A number of people have confided that they worry the committment to privacy and openness I make in my work can't “possibly” reflect the ideas of the “official Microsoft juggernaut”. So I hope this interview by Financial Times writer Richard Waters will help people see the Bill Gates I know, and how deeply he understands the need for privacy and the possibilities inherent in the virtual world. You'll also see he fully supports an identity metasystem which is open and reaches across platforms.

FT: You have talked about building a “trust ecosystem” on the internet in which users’ identity information can be shared between websites. Would this be a closed system, or an open one?

BG: It’s totally standards-based and totally open. It runs on all platforms. It’s a series of standards that we’ve worked on – in fact, IBM has been one of the key participants in these standards. It’s got to work across all systems or it’s not worthwhile. It’s a great industry standard, just liked we’ve helped to extend HMTL for everybody to use, and TCP-IP for everybody to use.

We have an implementation of it that will compete on the implementation. But the whole notion of the protocols, how it’s done, that’s all in these WS-Trust standards. Believe me, we know a lot about this. When we did Hailstorm, four or five years ago – it wasn’t a plot to be the central root of trust or anything like that, but it was perceived as such. Our guys who work in this area have made it so clear that this is open, that everybody connects up to this. We are so clear on this.

FT: Is this the Hailstorm vision under a different name?

BG: No, no, it’s not even worth going back to that. We partly didn’t know what it was, and certainly what the press said it was wasn’t what we thought it was, but even what we thought it was we didn’t end up doing all of that. That’s old history.

This is very simple. There are statements like, “I, the employer of this person, have given them a secret” – either a password or even better a big number, a key. So I, Intel, say if they present this secret back to me, I, Intel vouch that they are an employee. Then we at Microsoft collaborate with Intel, and we decide do we accept statements of that type to decide who can get into various collaborative websites for joint projects.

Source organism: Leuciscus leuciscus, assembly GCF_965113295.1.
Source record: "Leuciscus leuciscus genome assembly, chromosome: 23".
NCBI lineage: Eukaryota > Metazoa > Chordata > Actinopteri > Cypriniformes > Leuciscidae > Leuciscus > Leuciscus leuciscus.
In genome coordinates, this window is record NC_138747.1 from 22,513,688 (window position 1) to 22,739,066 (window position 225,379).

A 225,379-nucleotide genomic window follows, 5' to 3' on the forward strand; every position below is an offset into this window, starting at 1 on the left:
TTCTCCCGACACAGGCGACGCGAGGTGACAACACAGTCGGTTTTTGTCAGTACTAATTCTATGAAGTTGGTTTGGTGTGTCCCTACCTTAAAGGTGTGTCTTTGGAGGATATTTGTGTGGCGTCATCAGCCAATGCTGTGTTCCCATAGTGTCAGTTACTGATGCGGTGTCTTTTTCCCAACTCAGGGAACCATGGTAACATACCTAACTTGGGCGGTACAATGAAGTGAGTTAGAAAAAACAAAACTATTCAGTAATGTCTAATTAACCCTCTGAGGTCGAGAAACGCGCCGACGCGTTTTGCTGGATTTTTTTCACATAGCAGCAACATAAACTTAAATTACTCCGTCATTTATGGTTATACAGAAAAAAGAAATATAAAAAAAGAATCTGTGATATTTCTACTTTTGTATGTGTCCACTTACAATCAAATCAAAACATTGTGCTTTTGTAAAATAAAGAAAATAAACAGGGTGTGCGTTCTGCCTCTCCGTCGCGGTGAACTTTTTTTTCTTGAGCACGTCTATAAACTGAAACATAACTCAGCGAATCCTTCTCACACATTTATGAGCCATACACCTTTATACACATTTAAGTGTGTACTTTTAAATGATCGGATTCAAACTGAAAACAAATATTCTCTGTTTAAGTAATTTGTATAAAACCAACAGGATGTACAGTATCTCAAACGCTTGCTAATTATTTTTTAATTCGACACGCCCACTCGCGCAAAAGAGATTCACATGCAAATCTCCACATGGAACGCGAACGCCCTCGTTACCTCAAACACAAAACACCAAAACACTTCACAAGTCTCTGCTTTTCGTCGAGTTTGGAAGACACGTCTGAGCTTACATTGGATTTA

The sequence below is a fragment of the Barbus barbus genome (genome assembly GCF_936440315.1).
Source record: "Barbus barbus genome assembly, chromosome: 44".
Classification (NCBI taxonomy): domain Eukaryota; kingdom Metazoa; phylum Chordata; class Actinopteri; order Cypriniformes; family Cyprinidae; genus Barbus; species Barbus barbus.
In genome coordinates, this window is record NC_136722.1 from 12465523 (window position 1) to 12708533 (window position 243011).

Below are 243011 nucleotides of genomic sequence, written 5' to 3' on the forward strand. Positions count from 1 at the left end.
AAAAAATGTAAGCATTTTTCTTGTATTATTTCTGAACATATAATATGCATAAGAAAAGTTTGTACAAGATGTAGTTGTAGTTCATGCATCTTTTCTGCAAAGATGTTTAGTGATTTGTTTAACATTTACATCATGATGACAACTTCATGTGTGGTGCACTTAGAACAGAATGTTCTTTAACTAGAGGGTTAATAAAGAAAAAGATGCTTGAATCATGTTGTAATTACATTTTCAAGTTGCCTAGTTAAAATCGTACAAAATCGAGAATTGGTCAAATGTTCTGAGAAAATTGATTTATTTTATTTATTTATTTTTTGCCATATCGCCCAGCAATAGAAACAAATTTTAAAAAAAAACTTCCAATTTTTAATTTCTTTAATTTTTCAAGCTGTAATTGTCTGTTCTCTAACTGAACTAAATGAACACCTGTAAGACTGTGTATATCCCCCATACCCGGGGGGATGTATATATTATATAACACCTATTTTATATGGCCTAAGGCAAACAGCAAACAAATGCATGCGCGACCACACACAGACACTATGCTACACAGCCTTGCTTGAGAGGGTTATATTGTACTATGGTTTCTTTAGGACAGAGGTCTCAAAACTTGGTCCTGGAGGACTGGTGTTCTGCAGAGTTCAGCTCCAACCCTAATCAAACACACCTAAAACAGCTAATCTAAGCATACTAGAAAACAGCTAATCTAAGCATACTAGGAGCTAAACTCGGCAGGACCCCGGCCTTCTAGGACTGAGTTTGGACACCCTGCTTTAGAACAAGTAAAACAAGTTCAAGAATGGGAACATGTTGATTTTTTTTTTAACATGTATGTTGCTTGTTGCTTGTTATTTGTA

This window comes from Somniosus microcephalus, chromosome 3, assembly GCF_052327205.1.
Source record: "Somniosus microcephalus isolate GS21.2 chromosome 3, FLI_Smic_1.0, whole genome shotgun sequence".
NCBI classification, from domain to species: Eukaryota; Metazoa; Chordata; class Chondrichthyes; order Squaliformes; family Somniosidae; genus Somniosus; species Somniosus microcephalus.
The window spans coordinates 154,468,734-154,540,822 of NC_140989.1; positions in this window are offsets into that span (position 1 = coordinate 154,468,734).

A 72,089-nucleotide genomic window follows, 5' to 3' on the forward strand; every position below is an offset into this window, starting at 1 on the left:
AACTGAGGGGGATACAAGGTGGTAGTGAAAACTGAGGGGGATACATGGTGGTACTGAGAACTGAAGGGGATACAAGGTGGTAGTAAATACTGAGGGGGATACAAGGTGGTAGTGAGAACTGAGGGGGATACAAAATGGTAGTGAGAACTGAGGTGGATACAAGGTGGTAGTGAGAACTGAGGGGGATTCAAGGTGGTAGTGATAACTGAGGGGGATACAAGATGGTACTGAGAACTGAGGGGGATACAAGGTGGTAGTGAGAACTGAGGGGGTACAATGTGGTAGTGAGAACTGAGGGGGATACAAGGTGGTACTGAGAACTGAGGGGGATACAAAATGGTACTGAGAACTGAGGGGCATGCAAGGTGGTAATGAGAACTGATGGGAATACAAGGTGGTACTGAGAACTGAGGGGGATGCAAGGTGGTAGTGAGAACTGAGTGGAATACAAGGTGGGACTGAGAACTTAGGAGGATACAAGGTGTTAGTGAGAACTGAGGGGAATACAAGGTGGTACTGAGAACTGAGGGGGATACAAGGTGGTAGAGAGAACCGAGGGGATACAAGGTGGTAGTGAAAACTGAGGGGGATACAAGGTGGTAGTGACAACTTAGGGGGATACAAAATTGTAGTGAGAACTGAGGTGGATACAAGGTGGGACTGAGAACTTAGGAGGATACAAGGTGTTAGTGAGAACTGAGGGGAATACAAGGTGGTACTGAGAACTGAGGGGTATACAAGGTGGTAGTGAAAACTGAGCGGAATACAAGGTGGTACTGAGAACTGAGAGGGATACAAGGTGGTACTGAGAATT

That’s called federation, where we take their trust statement and we accept it, within a certain scope. So they don’t have to get another user account password. There’s no central node in this thing at all, there never can be. Banks are a key part of it, governments can be part of it. The US, probably not as much.

In a lot of countries, statements like “this person is over 18”, “this person is a citizen”, the governments will sign those statements. When you go into a chat room, for example, in Belgium, they’ll insist that you present not necessarily the thing that says who you are, but the thing that says the government says I’m over 18. This trust ecosystem has so much good designed for privacy. This thing is amazing, where you can prove who you are to a third party and then, in the actual usage, they don’t know who you are. A lot of the previous designs had the idea that if you authenticated, then you gave up privacy. There are lots of cases where you want to be authentic but not give up your privacy – or not give up your privacy except in extreme cases.

So all these things that exist in the real world about trust have to mirrored in these digital systems – and the real world is very complex in these respects. When you hear somebody on the phone, that’s enough evidence that you’re willing to tell them some things. The basic architectural framework lets us mirror a lot of these real world things. But these real world things, they take no set-up time.

Your brain is just so good at recognizing somebody’s voice, or somebody’s face, or somebody’s handwriting. It’s all just so implicit. When you leave your office, it would be strange for somebody nobody knows to come into your office and sit there at your computer – you didn’t write a memo to everybody nearby, it’s so implicit: give me a break, you guys just let that guy walk in there and walk away with my computer! In the digital world, there’s far less that’s implicit like this.

Describing these things is hard. Now in some ways, the digital world is superior. The ability to have anonymity is actually better when you want it. There’s no such thing as going to a soapbox and saying the government’s corrupt and not having the intelligence service see your face. In the digital world, that can be done.

Published by

Kim Cameron

Work on identity.

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